Heavy Pans
    Last edited by Clay Diggins; Jul 06, 2020 at 06:03 PM.

  13. #13
    us
    Feb 2015
    Moses Lake WA & Provo UT
    520
    731 times
    Prospecting
    Ok it seems I got confused while reading the documents on the thread The Kitchnar response to DEQ for the SCOTUS case is out

    I now see that it stated that the OR Supreme Court and ninth circuit had both considered “mere movement” or “soup pot and ladle” to be addition of a pollutant but IN CONFLICT with the SCOTUS decision.

    Thanks Clay.

    I have heard now that the WA biologists are denying HPAs unless an NPDES is obtained first. So this point it means they should just be told to take a hike, right?
    et1955, russau and Clay Diggins like this.

  14. #14
    us
    Ed Tracy

    Jan 2015
    Shoreline,wa
    Equinox 800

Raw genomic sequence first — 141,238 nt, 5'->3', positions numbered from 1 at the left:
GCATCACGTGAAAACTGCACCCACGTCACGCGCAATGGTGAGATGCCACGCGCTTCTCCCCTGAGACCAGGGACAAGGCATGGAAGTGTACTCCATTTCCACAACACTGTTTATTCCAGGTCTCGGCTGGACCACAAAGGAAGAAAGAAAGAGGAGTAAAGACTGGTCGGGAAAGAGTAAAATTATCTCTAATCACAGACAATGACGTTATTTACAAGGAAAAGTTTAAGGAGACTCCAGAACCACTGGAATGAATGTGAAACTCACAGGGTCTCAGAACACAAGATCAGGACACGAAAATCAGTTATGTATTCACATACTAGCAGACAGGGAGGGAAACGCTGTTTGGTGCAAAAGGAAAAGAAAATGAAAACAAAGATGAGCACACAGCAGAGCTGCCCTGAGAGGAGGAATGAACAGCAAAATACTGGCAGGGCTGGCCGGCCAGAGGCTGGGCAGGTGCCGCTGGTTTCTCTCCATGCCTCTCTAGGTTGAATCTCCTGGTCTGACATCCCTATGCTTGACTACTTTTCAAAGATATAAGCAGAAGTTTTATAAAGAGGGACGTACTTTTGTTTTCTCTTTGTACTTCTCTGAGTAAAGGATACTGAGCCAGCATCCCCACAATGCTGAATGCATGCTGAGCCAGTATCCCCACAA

666
    1106 times
    Prospecting
    Owen, is this constitutional, think about it, we take pollution out of the river, lead, mercury and other stuff, fisherman are the ones who need to apply for the NPDES, that wont go well. Think about it, fisherman use lead, nylon line, plastic lures and some use expensive gas powered boats to fish. You see the problem and there are a lot more fisherman using gas powered boats than there are dredgers in this state, also I will add one of the main problems with the WDFW is that they introduced non native steelhead to our rivers witch are eating all the smolts and fry of our native fish all in the name to sell fishing licenses. The WDFW is only funded buy license fees. That is the problem.
    russau and OwenT like this.

  15. #15
    us
    Jun 2010
    440
    390 times
    Quote Originally Posted by Bonaro View Post
    The reason is to make it as difficult as possible to mine legally. Most miners want to be compliant with the law and if the permitting and restrictions are too difficult to follow then they will give up. The push to end mining is driven my the money from the fishing groups, many of which are shills for environmental activism. The ironic part is they claim we are killing fish when they are licensed to do so
    OH! THE IRONY!